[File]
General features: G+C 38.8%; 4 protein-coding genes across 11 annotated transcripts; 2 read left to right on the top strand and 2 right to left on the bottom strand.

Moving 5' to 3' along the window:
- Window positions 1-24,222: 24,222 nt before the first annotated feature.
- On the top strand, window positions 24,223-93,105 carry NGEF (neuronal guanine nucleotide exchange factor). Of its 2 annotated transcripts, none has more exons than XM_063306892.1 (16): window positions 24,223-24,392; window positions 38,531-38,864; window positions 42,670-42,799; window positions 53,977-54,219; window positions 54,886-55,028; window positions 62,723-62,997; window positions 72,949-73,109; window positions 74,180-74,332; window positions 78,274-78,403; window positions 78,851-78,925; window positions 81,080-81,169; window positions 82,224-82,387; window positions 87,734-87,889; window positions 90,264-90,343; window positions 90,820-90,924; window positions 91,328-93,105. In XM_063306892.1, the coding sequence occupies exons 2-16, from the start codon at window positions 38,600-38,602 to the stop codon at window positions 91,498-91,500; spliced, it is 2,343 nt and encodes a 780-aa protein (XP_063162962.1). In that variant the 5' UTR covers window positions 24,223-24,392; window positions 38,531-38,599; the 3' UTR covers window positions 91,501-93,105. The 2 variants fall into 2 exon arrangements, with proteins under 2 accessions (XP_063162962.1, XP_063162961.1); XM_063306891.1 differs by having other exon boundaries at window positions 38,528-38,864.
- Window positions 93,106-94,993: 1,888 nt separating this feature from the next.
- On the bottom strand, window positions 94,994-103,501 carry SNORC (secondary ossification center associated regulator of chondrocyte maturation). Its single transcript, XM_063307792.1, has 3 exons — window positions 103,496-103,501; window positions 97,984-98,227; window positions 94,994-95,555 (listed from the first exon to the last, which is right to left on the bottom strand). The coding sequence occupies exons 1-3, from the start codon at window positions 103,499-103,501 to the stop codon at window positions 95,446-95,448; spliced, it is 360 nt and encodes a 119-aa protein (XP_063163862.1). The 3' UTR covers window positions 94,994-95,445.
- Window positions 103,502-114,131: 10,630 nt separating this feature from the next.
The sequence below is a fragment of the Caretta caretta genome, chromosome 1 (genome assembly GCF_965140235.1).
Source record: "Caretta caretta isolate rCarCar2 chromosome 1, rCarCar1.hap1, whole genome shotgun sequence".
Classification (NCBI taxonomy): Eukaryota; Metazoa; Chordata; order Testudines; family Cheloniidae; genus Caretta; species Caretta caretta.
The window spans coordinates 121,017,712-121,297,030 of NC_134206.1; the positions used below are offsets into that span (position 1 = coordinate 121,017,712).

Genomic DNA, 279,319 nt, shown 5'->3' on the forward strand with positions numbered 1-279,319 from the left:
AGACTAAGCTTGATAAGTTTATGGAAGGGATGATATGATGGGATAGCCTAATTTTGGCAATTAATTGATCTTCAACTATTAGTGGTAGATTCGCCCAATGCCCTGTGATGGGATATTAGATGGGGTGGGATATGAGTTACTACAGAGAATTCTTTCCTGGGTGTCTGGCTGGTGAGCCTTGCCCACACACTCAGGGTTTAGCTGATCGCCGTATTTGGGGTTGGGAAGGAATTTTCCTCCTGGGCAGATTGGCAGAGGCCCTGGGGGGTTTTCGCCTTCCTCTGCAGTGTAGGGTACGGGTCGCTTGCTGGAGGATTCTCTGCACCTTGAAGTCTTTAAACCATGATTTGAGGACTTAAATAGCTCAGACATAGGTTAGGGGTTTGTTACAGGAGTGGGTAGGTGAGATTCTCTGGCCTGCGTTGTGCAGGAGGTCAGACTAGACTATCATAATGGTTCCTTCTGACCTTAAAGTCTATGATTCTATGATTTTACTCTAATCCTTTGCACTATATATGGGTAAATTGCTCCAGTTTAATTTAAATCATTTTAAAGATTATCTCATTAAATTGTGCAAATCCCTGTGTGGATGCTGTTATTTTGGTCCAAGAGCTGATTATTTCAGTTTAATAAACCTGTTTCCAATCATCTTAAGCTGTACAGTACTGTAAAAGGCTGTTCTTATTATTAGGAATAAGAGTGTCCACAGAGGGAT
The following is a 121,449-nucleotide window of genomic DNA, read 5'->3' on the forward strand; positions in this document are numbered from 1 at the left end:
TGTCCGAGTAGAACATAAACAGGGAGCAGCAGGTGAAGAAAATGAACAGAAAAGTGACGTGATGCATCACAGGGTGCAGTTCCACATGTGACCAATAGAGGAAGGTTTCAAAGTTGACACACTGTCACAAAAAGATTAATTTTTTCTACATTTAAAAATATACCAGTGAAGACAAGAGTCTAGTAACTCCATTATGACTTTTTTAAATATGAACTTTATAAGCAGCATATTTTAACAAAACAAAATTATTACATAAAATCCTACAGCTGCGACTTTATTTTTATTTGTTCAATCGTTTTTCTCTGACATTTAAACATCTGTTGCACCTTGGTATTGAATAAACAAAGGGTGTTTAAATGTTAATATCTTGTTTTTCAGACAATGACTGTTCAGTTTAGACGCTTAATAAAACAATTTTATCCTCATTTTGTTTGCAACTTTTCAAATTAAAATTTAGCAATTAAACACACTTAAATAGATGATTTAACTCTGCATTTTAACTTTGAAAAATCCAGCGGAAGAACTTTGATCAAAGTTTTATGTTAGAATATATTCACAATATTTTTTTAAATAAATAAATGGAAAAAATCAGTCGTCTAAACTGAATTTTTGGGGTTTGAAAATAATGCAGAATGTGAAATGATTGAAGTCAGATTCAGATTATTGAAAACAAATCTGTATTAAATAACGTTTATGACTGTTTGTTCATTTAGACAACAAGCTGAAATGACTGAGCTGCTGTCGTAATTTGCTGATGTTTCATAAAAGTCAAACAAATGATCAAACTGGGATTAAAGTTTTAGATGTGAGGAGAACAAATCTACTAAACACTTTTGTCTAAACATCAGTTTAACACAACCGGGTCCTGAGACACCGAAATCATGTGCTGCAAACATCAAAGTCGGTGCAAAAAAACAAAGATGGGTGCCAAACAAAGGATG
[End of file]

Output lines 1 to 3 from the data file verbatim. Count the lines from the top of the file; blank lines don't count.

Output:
General features: G+C 38.8%; 4 protein-coding genes across 11 annotated transcripts; 2 read left to right on the top strand and 2 right to left on the bottom strand.

Moving 5' to 3' along the window:
- Window positions 1-24,222: 24,222 nt before the first annotated feature.